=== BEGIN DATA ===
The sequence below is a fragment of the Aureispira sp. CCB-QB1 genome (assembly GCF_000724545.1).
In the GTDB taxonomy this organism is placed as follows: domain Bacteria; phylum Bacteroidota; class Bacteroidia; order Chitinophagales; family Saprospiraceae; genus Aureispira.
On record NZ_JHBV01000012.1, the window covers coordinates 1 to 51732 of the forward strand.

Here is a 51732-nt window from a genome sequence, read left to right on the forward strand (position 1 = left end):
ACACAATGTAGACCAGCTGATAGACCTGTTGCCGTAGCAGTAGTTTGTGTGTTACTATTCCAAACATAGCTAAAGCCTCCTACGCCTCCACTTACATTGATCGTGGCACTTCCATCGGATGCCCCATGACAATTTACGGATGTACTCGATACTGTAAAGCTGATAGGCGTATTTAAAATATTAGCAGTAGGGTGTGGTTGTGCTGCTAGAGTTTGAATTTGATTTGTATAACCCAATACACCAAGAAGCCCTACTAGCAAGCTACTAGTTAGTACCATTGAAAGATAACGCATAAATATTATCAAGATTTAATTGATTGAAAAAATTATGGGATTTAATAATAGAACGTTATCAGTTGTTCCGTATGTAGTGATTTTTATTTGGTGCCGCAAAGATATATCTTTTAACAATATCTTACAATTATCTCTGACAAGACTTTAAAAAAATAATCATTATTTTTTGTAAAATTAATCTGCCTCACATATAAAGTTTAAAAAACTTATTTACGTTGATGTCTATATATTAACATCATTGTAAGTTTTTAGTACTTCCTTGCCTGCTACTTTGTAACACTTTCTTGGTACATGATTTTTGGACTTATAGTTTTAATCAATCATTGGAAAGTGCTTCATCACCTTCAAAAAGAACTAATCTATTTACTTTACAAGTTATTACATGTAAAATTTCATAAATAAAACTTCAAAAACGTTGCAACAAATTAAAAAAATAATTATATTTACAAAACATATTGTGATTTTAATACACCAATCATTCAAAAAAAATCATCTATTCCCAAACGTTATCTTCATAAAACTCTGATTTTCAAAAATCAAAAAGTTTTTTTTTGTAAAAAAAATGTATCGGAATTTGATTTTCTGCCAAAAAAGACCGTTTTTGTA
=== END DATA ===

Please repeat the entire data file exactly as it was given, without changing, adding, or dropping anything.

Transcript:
The sequence below is a fragment of the Aureispira sp. CCB-QB1 genome (assembly GCF_000724545.1).
In the GTDB taxonomy this organism is placed as follows: domain Bacteria; phylum Bacteroidota; class Bacteroidia; order Chitinophagales; family Saprospiraceae; genus Aureispira.
On record NZ_JHBV01000012.1, the window covers coordinates 1 to 51732 of the forward strand.

Here is a 51732-nt window from a genome sequence, read left to right on the forward strand (position 1 = left end):
ACACAATGTAGACCAGCTGATAGACCTGTTGCCGTAGCAGTAGTTTGTGTGTTACTATTCCAAACATAGCTAAAGCCTCCTACGCCTCCACTTACATTGATCGTGGCACTTCCATCGGATGCCCCATGACAATTTACGGATGTACTCGATACTGTAAAGCTGATAGGCGTATTTAAAATATTAGCAGTAGGGTGTGGTTGTGCTGCTAGAGTTTGAATTTGATTTGTATAACCCAATACACCAAGAAGCCCTACTAGCAAGCTACTAGTTAGTACCATTGAAAGATAACGCATAAATATTATCAAGATTTAATTGATTGAAAAAATTATGGGATTTAATAATAGAACGTTATCAGTTGTTCCGTATGTAGTGATTTTTATTTGGTGCCGCAAAGATATATCTTTTAACAATATCTTACAATTATCTCTGACAAGACTTTAAAAAAATAATCATTATTTTTTGTAAAATTAATCTGCCTCACATATAAAGTTTAAAAAACTTATTTACGTTGATGTCTATATATTAACATCATTGTAAGTTTTTAGTACTTCCTTGCCTGCTACTTTGTAACACTTTCTTGGTACATGATTTTTGGACTTATAGTTTTAATCAATCATTGGAAAGTGCTTCATCACCTTCAAAAAGAACTAATCTATTTACTTTACAAGTTATTACATGTAAAATTTCATAAATAAAACTTCAAAAACGTTGCAACAAATTAAAAAAATAATTATATTTACAAAACATATTGTGATTTTAATACACCAATCATTCAAAAAAAATCATCTATTCCCAAACGTTATCTTCATAAAACTCTGATTTTCAAAAATCAAAAAGTTTTTTTTTGTAAAAAAAATGTATCGGAATTTGATTTTCTGCCAAAAAAGACCGTTTTTGTA